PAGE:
DRIVING THE DAY
1. Xi talks tough with Mattis
Relations with the US are increasingly tense. And not just on the trade front.
China’s unhappy about US support for Taiwan (SCMP):
- “The Pentagon is…reportedly considering sending warships through the Taiwan Strait and increasing arms sales to Taiwan.”
Meanwhile, the US is increasingly upset about China’s behavior in the South China Sea. US Defense Secretary James Mattis called China out earlier this month (NYT):
- “Despite China’s claims to the contrary, the placement of…weapons systems [in the South China Sea] is…for the purposes of intimidation and coercion.”
It was amidst this backdrop that Mattis met with Xi Jinping on Wednesday.
Before his trip, Mattis said that he planned to do “a lot of listening” in Beijing.
Here’s what Xi had to say (SCMP):
- “Our attitude is firm and clear.”
- “We would not lose a single inch of the lands we inherited from our ancestors.”
Despite the tough talk, the visit looks to have been positive for ties. Mattis and Minister of Defense Wei Fenghe had plenty of nice things to say about each other.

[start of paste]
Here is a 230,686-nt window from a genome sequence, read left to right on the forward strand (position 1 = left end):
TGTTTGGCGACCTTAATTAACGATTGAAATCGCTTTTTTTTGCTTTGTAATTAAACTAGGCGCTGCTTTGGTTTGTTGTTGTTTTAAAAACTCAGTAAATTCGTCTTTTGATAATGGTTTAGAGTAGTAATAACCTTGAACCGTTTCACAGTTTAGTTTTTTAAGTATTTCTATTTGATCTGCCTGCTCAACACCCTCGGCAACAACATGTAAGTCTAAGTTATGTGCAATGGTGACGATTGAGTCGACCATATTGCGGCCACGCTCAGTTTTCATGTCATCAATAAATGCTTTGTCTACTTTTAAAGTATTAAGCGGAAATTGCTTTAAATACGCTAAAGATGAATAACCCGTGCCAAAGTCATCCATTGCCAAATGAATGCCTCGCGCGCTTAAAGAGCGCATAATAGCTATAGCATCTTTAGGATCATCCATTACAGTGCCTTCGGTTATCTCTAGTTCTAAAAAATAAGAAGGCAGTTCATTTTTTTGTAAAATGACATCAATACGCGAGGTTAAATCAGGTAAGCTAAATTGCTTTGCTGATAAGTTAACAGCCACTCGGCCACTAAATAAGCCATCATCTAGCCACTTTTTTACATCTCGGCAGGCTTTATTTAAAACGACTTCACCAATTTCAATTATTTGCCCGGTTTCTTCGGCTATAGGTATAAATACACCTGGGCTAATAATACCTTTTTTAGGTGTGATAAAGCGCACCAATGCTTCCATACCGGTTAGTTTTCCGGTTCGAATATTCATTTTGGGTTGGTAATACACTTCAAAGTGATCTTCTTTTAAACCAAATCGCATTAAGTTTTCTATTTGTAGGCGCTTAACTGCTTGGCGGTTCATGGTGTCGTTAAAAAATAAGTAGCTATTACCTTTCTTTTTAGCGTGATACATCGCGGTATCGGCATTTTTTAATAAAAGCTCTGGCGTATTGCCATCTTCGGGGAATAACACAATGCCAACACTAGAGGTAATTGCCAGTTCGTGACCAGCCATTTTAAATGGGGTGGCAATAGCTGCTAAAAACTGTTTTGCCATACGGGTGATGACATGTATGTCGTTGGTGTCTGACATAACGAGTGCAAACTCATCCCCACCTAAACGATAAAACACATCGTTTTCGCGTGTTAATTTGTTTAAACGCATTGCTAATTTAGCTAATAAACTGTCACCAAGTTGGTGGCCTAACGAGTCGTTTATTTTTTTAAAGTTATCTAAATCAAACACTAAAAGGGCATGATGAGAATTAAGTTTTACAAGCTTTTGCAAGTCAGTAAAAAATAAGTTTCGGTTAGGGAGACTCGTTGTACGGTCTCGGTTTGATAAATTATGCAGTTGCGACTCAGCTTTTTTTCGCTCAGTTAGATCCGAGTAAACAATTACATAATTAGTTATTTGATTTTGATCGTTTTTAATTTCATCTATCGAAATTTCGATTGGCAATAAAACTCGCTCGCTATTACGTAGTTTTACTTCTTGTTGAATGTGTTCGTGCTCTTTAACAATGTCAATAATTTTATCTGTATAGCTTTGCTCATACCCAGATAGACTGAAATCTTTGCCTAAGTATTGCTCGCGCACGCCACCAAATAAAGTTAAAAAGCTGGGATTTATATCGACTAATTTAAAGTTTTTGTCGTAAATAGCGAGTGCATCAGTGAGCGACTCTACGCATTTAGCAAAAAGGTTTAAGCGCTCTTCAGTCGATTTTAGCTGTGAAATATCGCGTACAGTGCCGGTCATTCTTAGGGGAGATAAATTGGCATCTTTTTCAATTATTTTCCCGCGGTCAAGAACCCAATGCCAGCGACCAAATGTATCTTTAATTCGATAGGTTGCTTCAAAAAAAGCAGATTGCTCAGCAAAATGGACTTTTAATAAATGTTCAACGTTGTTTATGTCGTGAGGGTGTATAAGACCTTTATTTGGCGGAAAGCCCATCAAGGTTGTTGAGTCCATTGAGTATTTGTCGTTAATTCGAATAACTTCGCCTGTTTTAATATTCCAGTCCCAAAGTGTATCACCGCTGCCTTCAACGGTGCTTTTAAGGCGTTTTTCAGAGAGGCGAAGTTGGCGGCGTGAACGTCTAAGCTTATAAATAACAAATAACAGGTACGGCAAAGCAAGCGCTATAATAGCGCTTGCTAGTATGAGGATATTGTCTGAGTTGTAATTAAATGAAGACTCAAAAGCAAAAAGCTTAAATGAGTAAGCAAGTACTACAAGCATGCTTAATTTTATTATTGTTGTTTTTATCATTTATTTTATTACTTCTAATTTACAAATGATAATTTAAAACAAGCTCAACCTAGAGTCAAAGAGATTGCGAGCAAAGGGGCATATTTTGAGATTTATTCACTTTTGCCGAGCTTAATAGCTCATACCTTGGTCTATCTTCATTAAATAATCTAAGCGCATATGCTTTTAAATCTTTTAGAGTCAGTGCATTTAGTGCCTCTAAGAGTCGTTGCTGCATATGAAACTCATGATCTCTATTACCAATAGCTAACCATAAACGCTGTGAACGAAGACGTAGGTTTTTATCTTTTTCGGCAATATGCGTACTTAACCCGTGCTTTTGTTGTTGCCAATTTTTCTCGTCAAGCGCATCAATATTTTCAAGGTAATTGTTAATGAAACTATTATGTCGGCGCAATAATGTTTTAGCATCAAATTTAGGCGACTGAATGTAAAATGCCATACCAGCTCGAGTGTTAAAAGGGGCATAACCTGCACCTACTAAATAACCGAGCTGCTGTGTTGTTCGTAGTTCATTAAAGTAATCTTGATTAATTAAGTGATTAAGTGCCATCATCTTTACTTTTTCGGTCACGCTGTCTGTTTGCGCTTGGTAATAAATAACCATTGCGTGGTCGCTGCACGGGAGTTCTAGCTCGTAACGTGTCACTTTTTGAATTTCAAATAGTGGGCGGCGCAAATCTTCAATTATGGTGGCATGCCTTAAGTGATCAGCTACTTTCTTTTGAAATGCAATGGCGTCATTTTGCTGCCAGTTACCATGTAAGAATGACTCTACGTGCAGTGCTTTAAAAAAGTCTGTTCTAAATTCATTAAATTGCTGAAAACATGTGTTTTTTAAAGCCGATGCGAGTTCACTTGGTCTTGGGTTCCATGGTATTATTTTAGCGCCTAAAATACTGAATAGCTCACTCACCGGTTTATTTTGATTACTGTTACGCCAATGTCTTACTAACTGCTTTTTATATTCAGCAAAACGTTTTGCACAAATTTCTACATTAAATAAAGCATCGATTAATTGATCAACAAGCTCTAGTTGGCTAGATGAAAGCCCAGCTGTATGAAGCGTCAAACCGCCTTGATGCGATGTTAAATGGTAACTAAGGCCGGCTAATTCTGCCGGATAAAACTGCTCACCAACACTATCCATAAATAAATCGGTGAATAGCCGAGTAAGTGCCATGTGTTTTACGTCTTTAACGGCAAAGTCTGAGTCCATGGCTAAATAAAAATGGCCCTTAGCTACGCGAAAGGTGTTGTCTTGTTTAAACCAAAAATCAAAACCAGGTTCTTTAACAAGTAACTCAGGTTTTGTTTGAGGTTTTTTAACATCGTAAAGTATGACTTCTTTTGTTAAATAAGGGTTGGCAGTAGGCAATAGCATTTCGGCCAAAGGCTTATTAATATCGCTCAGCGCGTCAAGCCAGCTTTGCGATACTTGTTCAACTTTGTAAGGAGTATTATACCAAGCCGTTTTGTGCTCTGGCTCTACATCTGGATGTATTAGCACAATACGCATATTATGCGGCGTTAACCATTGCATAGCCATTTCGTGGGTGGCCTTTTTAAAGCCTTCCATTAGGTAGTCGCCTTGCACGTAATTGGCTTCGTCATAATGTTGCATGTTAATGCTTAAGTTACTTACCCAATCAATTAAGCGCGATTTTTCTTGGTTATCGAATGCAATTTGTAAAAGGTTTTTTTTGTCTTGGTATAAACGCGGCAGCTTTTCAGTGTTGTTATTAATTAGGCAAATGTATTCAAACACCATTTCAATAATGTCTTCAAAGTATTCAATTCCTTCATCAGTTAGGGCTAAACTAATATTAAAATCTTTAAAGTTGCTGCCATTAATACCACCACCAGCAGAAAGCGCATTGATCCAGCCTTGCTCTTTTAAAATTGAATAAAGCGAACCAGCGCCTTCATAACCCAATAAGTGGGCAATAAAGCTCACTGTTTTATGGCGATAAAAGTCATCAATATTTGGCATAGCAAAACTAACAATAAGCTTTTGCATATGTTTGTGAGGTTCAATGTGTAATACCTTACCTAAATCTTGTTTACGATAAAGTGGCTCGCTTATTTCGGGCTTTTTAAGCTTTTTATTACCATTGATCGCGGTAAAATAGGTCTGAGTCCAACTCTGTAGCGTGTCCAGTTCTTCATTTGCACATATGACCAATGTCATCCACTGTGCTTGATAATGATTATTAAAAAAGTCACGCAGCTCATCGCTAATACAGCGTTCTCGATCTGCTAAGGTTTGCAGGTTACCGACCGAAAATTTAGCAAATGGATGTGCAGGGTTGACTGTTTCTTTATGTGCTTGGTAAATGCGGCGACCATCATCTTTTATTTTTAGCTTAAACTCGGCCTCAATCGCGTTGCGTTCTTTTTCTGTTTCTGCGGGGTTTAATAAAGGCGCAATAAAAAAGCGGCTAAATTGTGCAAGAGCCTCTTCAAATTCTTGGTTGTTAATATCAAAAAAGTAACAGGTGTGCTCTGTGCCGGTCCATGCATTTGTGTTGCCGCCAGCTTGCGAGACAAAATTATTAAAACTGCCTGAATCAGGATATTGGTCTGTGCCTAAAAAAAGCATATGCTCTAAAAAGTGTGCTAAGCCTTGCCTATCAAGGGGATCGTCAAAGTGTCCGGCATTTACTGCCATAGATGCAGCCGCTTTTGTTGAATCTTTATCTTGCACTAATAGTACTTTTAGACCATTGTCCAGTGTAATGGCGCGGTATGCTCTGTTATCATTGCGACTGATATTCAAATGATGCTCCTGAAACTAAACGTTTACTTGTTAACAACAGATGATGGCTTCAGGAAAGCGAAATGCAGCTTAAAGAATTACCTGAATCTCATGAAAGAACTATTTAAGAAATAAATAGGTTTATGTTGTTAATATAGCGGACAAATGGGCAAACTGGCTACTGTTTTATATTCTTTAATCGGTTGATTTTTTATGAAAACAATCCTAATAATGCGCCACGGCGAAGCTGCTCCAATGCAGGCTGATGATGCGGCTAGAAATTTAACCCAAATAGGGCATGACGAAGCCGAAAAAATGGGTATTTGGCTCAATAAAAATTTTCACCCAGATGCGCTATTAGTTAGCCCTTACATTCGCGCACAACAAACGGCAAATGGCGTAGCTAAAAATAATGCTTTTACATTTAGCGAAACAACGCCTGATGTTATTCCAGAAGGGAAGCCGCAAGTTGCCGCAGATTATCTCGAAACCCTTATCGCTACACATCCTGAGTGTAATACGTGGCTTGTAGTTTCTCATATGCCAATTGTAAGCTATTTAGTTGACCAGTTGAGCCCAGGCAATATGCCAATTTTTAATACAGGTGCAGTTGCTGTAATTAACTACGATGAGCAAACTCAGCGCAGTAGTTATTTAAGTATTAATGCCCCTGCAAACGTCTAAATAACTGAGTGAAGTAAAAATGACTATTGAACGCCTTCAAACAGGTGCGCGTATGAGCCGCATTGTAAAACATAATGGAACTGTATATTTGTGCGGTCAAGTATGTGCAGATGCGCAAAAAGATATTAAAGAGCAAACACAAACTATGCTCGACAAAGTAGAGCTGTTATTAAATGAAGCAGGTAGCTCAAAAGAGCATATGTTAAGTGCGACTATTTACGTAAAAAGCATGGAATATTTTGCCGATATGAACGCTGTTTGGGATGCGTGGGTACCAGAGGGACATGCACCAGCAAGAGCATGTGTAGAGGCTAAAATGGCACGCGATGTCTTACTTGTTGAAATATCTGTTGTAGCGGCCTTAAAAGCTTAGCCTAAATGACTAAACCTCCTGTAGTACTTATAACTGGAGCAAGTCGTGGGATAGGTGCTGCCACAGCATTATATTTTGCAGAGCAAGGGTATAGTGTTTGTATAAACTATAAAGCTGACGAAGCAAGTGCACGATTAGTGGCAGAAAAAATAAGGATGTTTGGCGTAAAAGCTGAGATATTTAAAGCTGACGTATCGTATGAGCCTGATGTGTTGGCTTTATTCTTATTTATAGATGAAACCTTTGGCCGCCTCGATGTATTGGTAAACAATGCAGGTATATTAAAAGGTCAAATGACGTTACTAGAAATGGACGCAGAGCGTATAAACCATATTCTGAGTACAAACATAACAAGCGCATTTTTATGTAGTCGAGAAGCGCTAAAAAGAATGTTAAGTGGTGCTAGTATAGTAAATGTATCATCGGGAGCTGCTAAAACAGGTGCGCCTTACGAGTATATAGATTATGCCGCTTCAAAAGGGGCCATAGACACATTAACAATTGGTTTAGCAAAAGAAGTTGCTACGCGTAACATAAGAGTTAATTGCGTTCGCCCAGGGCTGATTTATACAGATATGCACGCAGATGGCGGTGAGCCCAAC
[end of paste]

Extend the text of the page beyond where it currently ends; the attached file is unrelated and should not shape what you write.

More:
The big question: The Chinese know that Trump calls the shots. How much stock do they put in what Mattis says, given his ambivalent relationship with the US president?
SCMP: China won’t concede an inch, Xi Jinping tells US defence chief Jim Mattis on South China Sea and Taiwan
NYT: Mattis Accuses Beijing of ‘Intimidation and Coercion’ in South China Sea
FINANCE and ECONOMICS
2. PBoC takes a more hands-off approach to the RMB
Rapid CNY depreciation over the past several days has spurred debate in the markets.
- Is China just taking a hands-off approach to the currency?
- Or is it weakening the currency to alleviate the pain of coming tariffs?
Our take: It’s definitely the former. Depreciation is a natural market reaction to the pending trade dispute. The central bank is largely staying out of the way, but the pace of depreciation makes them a little nervous.
That is why they have already begun managing that pace (WSJ):
- “At least one state-owned bank, which has traditionally acted as the central bank’s agent when it intervenes in markets, sold large amounts of dollars after the U.S. currency breached the 6.60 level against the yuan, traders said.”
Get smart: China will continue to allow bouts of depreciation if that’s where the market continues to take the currency. But as soon as things look like they are moving too fast, the PBoC will step in to counterbalance.
FINANCE and ECONOMICS
3. NDRC zeroes in on offshore bonds
China’s macroeconomic planning agency, the National Development and Reform Commission (NDRC), is concerned about foreign debt.